Incontinence Treatment Depends on Overall Health



Male urinary incontinence can come from a variety of sources. One prominent cause is benign prostatic hyperplasia (BPH), a natural enlargement of the prostate gland that occurs as a natural part of aging. BPH can cause what's known as "overflow incontinence," which is a condition caused by the bladder being unable to empty fully during a deliberate urination session, due to constriction or blockage of the urethra. Since the bladder depends on a clear urethra to empty itself properly, pressure can build up inside and force urine out past the blockage without warning.

BPH depends on age-related factors such as hormone balance that cannot be controlled, but maintaining a healthy level of activity will help preserve muscle tone in the pelvic area, which will help the bladder empty fully when required, and also help the urinary sphincter, which keeps the bladder closed during normal activities, operate normally. It is a popular urban myth that regular ejaculation will help maintain muscle tone in this area or even prevent BPH, but there is no medical news to support this claim.

Should this be insufficient, there are a number of therapies available. The first line of defense against male incontinence is behavioral therapy. Bladder retraining is a method of strengthening the bladder muscles and adjusting the time span between urinations by voiding at repetitive, timed intervals. The success of a timed-interval voiding procedure depends on its being followed strictly by the patient, but if followed through faithfully, bladder training can improve the bladder's capacity and extend the interval between voidings to the normal adult interval of about four hours. Biofeedback is another type of behavioral therapy, where a simple instrument detects when a chosen muscle relaxes or contracts and provides a secondary method of feedback for the patient, such as a light or sound. The added feedback allows patients to exercise and improve control of selected muscles.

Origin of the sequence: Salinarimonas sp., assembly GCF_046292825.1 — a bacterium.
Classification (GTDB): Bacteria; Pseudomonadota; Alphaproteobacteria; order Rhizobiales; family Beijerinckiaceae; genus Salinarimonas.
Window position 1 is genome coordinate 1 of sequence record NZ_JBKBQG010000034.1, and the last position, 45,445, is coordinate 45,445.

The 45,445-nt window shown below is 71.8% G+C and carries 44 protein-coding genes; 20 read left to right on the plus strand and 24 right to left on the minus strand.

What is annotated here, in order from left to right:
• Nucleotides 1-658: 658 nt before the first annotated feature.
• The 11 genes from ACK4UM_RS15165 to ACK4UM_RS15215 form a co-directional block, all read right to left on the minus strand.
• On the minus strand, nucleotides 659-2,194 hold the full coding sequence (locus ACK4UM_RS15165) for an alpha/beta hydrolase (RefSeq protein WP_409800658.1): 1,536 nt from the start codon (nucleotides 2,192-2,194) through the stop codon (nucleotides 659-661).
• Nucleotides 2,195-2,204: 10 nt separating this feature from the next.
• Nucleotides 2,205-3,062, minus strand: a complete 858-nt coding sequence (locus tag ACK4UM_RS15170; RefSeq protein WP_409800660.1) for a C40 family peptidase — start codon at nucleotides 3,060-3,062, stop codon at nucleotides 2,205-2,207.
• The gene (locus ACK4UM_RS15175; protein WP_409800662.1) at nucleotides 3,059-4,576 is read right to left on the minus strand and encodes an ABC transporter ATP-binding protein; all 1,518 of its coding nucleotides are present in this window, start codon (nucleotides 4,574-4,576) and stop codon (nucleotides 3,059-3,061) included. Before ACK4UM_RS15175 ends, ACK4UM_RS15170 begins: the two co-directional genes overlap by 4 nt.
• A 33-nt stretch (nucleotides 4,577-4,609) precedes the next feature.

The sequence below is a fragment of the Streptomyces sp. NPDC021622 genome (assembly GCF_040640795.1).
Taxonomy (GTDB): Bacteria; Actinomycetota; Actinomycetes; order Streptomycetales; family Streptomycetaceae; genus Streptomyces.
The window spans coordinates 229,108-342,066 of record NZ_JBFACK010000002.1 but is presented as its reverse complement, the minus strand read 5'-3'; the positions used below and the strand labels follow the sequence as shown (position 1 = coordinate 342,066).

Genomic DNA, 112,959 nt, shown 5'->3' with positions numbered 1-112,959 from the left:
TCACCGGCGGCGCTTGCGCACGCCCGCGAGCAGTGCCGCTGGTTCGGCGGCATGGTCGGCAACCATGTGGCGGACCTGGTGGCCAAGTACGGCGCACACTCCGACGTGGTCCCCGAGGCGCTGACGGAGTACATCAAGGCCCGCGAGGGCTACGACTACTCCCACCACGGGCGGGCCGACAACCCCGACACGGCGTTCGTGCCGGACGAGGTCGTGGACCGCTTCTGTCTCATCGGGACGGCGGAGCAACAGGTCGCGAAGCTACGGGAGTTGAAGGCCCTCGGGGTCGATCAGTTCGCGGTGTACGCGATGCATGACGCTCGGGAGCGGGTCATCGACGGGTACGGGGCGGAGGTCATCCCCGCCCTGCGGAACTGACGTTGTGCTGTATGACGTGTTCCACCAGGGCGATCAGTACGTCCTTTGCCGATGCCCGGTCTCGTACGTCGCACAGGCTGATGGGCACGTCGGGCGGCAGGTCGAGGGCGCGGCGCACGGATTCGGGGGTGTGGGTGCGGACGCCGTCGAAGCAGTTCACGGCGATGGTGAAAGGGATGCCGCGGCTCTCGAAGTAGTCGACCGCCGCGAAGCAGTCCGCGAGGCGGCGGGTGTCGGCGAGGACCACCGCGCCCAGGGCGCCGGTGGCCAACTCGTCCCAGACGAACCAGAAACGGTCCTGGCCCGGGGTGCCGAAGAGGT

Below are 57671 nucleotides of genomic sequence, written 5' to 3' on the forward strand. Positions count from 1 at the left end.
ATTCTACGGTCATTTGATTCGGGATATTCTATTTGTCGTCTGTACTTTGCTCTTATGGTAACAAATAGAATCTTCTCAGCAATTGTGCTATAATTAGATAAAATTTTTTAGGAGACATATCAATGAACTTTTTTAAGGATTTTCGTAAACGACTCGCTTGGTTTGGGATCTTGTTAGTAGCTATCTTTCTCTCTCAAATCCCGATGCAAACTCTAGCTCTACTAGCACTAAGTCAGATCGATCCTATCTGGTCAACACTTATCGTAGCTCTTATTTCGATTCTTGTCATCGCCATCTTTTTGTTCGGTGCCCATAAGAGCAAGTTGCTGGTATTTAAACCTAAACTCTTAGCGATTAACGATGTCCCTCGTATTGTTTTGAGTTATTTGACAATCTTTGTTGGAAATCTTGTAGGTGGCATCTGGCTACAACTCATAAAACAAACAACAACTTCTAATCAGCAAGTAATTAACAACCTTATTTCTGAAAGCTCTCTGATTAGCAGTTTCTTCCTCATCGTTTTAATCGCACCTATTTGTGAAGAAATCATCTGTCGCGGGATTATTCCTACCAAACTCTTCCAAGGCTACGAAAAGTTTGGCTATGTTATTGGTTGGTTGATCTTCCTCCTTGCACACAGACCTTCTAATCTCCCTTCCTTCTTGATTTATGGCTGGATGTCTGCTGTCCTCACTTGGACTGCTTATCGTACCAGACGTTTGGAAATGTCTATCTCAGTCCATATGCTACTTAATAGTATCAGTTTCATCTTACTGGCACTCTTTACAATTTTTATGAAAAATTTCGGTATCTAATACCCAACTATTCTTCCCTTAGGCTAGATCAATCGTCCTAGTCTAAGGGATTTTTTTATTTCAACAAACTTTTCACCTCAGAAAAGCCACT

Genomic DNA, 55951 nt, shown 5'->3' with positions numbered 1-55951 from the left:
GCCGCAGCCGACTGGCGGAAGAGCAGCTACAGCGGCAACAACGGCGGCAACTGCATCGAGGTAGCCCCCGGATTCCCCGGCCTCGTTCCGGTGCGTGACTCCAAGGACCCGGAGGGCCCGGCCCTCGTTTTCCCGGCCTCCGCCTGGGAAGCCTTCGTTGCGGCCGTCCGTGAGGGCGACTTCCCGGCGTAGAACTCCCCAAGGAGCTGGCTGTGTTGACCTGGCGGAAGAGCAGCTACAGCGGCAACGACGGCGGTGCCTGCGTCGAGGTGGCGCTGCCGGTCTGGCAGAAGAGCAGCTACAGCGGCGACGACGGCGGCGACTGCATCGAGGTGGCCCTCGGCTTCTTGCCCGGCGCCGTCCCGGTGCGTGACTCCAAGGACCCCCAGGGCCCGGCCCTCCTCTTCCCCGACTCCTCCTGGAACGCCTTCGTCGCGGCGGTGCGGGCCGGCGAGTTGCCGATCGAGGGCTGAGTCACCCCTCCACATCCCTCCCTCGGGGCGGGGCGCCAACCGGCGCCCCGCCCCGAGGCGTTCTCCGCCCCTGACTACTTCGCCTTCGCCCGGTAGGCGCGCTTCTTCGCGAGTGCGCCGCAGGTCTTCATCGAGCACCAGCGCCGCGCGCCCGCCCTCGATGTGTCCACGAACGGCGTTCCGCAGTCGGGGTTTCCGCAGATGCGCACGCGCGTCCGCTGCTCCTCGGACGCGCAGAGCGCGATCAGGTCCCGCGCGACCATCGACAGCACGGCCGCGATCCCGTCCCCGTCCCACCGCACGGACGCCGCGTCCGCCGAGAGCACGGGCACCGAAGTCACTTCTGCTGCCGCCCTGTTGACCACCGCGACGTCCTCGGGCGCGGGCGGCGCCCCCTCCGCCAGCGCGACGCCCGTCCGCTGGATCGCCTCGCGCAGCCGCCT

These therapies are successful in many patients with incontinence, but they are not always enough. Some patients are very successful with bladder therapy during the day, but are unable to achieve the same results at night. Patients sometimes have "bad days" when their therapy doesn't seem to work, or when their symptoms are unusually severe. Some patients may not respond to behavioral therapy at all, or simply prefer not to take advantage of it. For these patients, protective devices such as pads or Depends adult undergarments may become part of the treatment.